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A Philosophical Survey of the South of Ireland [...] (Author: Thomas Campbell)

Letter 30


As the Irish in foreign services are reckoned among the best troops in Europe, I should have thought it needless to say more on that subject, if certain peevish reflections, thrown out by Harrington and others, had not been lately retailed. To these reflections I shall beg leave to oppose the testimony of Spencer, which, I believe, is as just as it is honourable. ‘I have heard, says he, some great warriors say, that in all the services which they had seen abroad in foreign countries, they never saw a more comely man than the Irishman, nor that cometh on more bravely to his charge.’ If they have failed at home, can we attribute this to anything but want of discipline? Their conduct at Aghrim, contrasted to that at the Boyne but a year before, shews that, in a very short time, they can acquire steadiness even at home.

It should not be forgotten, that the Inniskilliners, and defenders of Londonderry,


were Irish, as well as their opponents. And if these betrayed an inferiority when opposed to men free and accustomed to arms, it only shews what slavery and a disuse of arms will effect. ‘Etiam fera animalia, si clausa teneas, virtutis obliviscuntur.’

As to the personal courage of the individuals of this country, I have never heard it disputed. National reflection rather brands it with a hardihood of spirit. Shakespear, who of all men had the deepest insight into human nature, has left us a portrait of the Irish character in this line, as like as if they had sat for the picture but yesterday. The likeness is so very striking that I cannot refrain giving an extract. — Captain Fluellin, the Welchman, wanting to send the duke some hints relative to the conduct of the siege of Harfleur, is told by Gower, that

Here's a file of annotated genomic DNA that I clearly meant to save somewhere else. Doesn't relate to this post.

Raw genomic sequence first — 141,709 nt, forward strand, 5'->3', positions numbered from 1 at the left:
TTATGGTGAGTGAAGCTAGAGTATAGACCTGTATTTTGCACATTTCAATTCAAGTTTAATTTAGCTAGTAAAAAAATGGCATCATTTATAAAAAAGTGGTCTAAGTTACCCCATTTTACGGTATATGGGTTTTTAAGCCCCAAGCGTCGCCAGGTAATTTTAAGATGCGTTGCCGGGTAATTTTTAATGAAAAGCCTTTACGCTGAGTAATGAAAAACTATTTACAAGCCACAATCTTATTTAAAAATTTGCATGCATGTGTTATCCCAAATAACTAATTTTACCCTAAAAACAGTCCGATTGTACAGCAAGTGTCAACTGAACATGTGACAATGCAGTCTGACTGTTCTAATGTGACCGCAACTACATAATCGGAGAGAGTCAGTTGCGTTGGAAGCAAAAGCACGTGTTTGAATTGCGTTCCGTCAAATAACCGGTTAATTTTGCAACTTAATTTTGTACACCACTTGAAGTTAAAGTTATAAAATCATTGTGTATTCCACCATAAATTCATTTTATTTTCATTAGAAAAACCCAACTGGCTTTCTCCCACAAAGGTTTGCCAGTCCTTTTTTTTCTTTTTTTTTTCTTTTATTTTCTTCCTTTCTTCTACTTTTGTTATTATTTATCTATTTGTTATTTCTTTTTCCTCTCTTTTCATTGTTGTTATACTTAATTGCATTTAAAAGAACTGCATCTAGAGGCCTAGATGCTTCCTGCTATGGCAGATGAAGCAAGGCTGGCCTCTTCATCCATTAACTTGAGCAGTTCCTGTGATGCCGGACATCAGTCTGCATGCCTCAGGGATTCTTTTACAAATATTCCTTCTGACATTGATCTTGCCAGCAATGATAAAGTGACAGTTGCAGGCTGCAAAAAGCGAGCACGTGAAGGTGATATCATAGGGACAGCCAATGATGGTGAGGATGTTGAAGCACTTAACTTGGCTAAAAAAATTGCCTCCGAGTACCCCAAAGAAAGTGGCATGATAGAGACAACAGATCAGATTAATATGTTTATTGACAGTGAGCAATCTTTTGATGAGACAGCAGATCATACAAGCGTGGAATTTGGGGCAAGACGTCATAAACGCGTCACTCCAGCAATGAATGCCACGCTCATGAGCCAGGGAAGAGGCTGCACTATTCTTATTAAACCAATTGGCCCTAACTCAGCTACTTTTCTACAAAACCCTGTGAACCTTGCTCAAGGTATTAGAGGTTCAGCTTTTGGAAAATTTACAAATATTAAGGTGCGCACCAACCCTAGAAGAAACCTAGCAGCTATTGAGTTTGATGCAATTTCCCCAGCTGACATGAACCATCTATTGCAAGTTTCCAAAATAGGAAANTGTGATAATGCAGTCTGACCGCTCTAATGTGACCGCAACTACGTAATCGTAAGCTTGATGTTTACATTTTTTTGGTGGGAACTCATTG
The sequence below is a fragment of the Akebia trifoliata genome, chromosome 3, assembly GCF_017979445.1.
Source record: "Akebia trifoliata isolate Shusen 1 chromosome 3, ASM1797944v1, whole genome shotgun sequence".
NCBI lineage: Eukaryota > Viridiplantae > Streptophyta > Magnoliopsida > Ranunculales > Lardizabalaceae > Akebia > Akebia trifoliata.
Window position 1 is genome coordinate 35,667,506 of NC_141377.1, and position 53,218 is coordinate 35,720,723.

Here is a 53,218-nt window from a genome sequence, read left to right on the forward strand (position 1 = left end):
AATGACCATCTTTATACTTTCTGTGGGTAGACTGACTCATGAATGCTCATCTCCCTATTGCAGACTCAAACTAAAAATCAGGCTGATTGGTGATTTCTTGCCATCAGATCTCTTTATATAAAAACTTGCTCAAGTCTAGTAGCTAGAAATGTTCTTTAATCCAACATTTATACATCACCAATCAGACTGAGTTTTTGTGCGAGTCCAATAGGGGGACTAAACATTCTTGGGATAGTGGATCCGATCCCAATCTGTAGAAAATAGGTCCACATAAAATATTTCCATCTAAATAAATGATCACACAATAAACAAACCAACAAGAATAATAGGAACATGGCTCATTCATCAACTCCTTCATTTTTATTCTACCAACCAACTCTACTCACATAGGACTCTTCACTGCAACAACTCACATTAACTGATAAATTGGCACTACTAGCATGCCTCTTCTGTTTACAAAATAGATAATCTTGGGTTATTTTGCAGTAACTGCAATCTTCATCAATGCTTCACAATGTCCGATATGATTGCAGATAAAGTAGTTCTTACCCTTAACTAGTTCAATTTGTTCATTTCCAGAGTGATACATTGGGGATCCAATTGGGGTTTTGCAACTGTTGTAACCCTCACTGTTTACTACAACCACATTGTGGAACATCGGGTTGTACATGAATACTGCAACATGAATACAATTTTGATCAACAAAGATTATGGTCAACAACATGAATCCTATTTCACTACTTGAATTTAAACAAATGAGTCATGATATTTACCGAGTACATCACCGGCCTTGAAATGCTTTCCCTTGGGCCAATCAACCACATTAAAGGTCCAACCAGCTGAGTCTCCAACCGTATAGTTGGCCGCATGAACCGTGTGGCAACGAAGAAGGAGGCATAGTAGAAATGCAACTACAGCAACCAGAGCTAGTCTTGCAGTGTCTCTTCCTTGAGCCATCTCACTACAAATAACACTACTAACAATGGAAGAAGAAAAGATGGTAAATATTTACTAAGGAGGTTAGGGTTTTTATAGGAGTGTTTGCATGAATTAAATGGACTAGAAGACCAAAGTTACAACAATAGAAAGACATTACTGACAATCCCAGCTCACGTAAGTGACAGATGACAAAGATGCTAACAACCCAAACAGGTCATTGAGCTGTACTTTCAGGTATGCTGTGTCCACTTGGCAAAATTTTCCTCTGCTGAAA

The duke of Gloucester is altogether directed by an Irishman, a very valiant gentleman i'faith.


It is Captain Macmorris, is it not? By Cheshu he is an ass as in the world; I will verify as much in his beard. He has no more directions in the true disciplines of


the wars, look you, of the Roman disciplines, than is a puppy-dog.

Enter Macmorris and Captain Jamy.


Captain Macmorris, I beseech you now, will you vouchsafe me, look you, a few disputations with you, as partly touching or concerning the discipline of the war, the Roman wars, in the way of argument, look you, and friendly communication partly, to satisfy my opinion, and partly, look you, for the satisfaction of my mind as touching the direction of the military discipline, that is the point.


It sall be very gud, gud feith, gud Captains bath. And I sall quit you with gud love, as I may pick occasion; that sall I, marry.


It is no time to discourse, so Chrish save me: the day is hot, and the weather, and the wars, and the king, and the duke; it is no time to discourse; the town is beseech'd, and the trumpets call us to the breach, and we talk, and by Chrish do nothing?, 'tis a shame for us all; so God sa' me; 'tis a shame to stand still; it is shame by


my hand; and there is throats to be cut, and works to be done, and there is nothing done, so Chrish sa' me law.


By the mass, ere these eyes of mine take themselves to slomber, aile do gud service or aile ligge i'th' ground for it; ay, or go to death; and aile pay it as valorously as I may, that sall I surely do the breff and the long; marry, I wad full fain heard some question between you tway.


Captain Macmorris, I think, look you, under your correction, there is not many of your nation——